Critics have been stretching to find just the right words to describe the Juke, a small crossover made by Nissan. When the updated 2015 model was shown at the Los Angeles Auto Show in November, Autoblog said it “reeks of bad ideas. Another web outlet, Digital Trends, referred to it as “Nissan’s ugly duckling” and declared the new edition was “even wackier than before.” Summed up USA Today: “[It] lacks the true versatility of an SUV. And its high-riding stance robs it of the nimbleness of a lower-slung sports sedan or hatchback would deliver.
From its frogs-eye turn signals to its over-styled wheel arches and radically-sloping rear roof, the Juke makes even the old Pontiac Aztek look conventional by comparison. Yet despite its polarizing design, Nissan has managed to sell 34,021 Jukes for the first 10 months of 2014.
Just about everything with a Nissan badge has been selling in 2014. The automaker has transformed what previously had been an eccentric assortment of models into a more mainstream lineup that has broader appeal. There is no secret sauce: Nissan is systematically upgrading its product line with more elegant designs that share a strong family resemblance and more comfortable interiors that are closer to business class than coach. In the process, it has managed to make itself the second best performing automaker in the U.S. this year after Chrysler. When results from Infiniti, its premium brand, added in, Nissan sales have climbed at double the industry average this year, up 13%.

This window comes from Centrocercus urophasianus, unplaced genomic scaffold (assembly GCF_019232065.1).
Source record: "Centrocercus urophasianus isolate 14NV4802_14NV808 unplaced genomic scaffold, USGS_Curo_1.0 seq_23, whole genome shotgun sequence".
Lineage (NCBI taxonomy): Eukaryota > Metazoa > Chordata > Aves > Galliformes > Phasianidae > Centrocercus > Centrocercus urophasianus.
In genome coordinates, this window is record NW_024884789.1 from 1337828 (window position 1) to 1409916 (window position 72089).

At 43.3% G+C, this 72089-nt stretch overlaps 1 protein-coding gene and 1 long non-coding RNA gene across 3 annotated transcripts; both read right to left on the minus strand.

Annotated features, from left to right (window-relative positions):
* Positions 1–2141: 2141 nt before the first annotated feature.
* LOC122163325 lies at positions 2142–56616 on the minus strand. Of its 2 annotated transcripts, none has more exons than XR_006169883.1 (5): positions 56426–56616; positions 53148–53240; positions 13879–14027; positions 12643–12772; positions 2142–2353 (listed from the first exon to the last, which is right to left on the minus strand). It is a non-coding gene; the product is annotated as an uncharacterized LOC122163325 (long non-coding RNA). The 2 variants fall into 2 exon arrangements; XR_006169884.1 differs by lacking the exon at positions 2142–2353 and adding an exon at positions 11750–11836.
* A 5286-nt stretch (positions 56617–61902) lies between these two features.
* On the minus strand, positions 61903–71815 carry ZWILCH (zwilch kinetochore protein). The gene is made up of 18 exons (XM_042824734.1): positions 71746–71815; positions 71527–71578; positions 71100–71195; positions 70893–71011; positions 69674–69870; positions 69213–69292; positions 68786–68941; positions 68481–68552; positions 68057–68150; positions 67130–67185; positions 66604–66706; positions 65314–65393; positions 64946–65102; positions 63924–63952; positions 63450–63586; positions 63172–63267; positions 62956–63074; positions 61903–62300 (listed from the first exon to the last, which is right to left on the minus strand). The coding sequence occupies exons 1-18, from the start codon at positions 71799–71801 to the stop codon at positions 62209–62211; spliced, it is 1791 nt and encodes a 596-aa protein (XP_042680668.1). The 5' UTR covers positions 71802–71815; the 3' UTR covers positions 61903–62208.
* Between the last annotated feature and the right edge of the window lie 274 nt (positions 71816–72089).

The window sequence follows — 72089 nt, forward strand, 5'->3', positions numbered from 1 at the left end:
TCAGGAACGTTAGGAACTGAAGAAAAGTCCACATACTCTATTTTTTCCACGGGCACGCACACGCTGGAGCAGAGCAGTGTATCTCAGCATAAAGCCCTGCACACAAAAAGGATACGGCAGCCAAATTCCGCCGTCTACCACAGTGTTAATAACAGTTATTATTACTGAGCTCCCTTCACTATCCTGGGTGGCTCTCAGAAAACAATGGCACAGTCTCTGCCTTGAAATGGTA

This late-blooming success comes as something of a vindication for the management of CEO Carlos Ghosn. Ghosn (rhymes with phone) who took over Nissan in 1999 and is the industry’s longest chief executive, sets tough numerical targets for his managers. He is unsparing when they aren’t met and turnover at the top of the company is high. “Once the commitment is set, no matter what happens, you have to go for it,” Tatsuo Yoshida, a former Nissan employee who is now an analyst at Barclays told the Wall Street Journal in September. “If you give up, you are out.”
That kind of pressure to perform, combined with a product line that could be charitably described as uneven, has often forced Nissan to use extreme measures to meet its sales targets. Over the years, became known as the king of discounts because its incentives were so generous. But there are fewer discounts this year. Nissan has been able to grow market share while curbing incentive spending,” says Edmunds.com analyst Jeremy Acevedo. “Obviously this is great for the company’s bottom line and is an encouraging indicator of sustainable growth.”
Credit for the improved performance goes to one of Ghosn’s more recent hires, Fred Diaz, who joined Nissan in April 2013 from Chrysler, where he was in charge of Ram Truck. As head of sales, marketing, and operations, Diaz pushed a strategy of cutting prices to boost turnover while reducing incentives to build margins.